Perhaps Denmark’s most talked about poetry reading ever happened without drama yesterday evening, as outspoken poet Yahya Hassan read from his self-titled debut publication to a crowd of about 250 at an Odense school.
One man was arrested and 15 were turned away by police outside the school.
Several hundred uniformed and plainclothes officers had the school under observation since Sunday and began securing the area around noon. In what police officials called one of their biggest operations ever, students were dismissed early, a complete sweep of the area for bombs was conducted and road checkpoints were established. A no-fly zone was also established in a 5km radius around the school.
According to police estimates, security for the event cost about one million kroner. The cost, they said, was more than the amount spent on security for high-risk football matches.
The reading had initially been slated to be held at the public library in the Vollsmose council estates, but was cancelled by police out of fear that Hassan, 18, would be in physical danger due to his critical comments about Islam. Earlier this month, he was assaulted in Copenhagen’s central station and has since lived under police protection.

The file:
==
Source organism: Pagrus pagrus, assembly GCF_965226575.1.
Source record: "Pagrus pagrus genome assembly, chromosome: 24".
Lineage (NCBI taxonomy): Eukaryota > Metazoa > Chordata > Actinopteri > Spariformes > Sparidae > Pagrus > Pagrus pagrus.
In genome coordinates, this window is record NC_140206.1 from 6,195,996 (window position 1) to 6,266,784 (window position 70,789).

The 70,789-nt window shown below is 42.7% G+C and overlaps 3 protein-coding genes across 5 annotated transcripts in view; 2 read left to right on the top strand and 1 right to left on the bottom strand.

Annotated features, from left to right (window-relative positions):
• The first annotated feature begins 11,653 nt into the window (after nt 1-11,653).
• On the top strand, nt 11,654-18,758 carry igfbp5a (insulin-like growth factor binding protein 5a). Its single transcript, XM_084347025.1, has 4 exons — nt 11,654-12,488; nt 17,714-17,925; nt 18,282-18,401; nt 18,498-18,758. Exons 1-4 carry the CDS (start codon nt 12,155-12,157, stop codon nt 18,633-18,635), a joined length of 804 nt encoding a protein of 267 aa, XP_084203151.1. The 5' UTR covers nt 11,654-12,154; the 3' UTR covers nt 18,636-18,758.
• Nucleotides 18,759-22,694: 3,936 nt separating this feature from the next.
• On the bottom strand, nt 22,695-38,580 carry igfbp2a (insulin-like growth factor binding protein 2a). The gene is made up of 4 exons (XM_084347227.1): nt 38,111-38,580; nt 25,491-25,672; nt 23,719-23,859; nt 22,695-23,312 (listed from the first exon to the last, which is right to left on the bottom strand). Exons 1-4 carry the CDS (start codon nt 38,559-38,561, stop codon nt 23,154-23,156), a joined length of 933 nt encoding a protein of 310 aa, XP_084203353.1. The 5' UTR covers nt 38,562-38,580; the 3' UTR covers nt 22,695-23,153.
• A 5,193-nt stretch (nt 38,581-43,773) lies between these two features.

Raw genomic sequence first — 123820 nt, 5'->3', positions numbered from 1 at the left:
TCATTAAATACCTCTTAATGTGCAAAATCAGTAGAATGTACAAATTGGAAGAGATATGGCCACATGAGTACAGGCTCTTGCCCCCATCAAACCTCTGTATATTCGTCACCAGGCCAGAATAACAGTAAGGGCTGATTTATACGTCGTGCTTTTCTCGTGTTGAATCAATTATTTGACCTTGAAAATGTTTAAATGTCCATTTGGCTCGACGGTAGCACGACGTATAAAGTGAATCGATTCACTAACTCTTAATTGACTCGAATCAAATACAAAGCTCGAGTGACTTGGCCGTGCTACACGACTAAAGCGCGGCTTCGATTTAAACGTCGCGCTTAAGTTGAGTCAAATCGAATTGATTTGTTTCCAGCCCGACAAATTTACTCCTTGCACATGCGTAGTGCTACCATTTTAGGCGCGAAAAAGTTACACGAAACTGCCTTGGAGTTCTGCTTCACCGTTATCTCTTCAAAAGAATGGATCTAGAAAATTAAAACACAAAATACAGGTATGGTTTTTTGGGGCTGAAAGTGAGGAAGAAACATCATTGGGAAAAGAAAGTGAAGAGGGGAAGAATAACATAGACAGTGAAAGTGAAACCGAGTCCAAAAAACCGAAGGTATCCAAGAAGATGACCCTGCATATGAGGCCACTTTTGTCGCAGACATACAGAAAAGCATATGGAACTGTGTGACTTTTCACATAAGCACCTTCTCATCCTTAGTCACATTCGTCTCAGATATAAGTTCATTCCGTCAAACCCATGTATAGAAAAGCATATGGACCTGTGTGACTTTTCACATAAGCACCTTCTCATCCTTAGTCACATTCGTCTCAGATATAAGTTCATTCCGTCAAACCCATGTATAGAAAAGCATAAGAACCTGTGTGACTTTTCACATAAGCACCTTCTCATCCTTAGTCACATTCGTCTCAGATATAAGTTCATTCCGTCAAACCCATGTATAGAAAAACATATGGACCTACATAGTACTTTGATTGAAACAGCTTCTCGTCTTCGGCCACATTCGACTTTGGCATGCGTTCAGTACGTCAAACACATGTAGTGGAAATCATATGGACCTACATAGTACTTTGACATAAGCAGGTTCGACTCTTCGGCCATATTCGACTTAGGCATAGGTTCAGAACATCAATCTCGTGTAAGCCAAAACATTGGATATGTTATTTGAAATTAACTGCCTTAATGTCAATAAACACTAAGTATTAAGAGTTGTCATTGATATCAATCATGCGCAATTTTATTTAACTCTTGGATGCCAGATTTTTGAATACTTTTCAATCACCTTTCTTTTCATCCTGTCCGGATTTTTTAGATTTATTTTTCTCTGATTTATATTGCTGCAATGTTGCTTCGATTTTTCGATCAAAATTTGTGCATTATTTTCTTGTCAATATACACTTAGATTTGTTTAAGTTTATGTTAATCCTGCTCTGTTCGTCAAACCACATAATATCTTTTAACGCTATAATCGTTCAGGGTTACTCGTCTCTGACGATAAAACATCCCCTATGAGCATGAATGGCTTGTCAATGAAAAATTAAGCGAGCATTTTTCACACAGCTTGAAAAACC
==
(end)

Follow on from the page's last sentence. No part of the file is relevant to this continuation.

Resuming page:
City officials eventually rescheduled the reading and moved it to the school, which police felt would be easier to secure, after protests by Hassan and others that the police were limiting the poet’s freedom of speech.
Hassan’s poetry collection has become a best-seller and been lauded with praise by critics. Over the past several weeks he has become a media fixture for his critical statements about his Islamic upbringing. He said he intended last night’s poetry reading as a way to speak directly to the people who shared his own background.
“Instead of continuing to speak about these people, it is important for me to speak with them,” Hassan said as the event began.
Only a handful of the attendees last night were Muslim, but the majority appeared to have a white-middle class background.
Most Muslim residents of Vollsmose who spoke with the press appeared not to support Hassan’s views, but felt he had the right to express them. Many said the public appearance was unnecessarily provocative.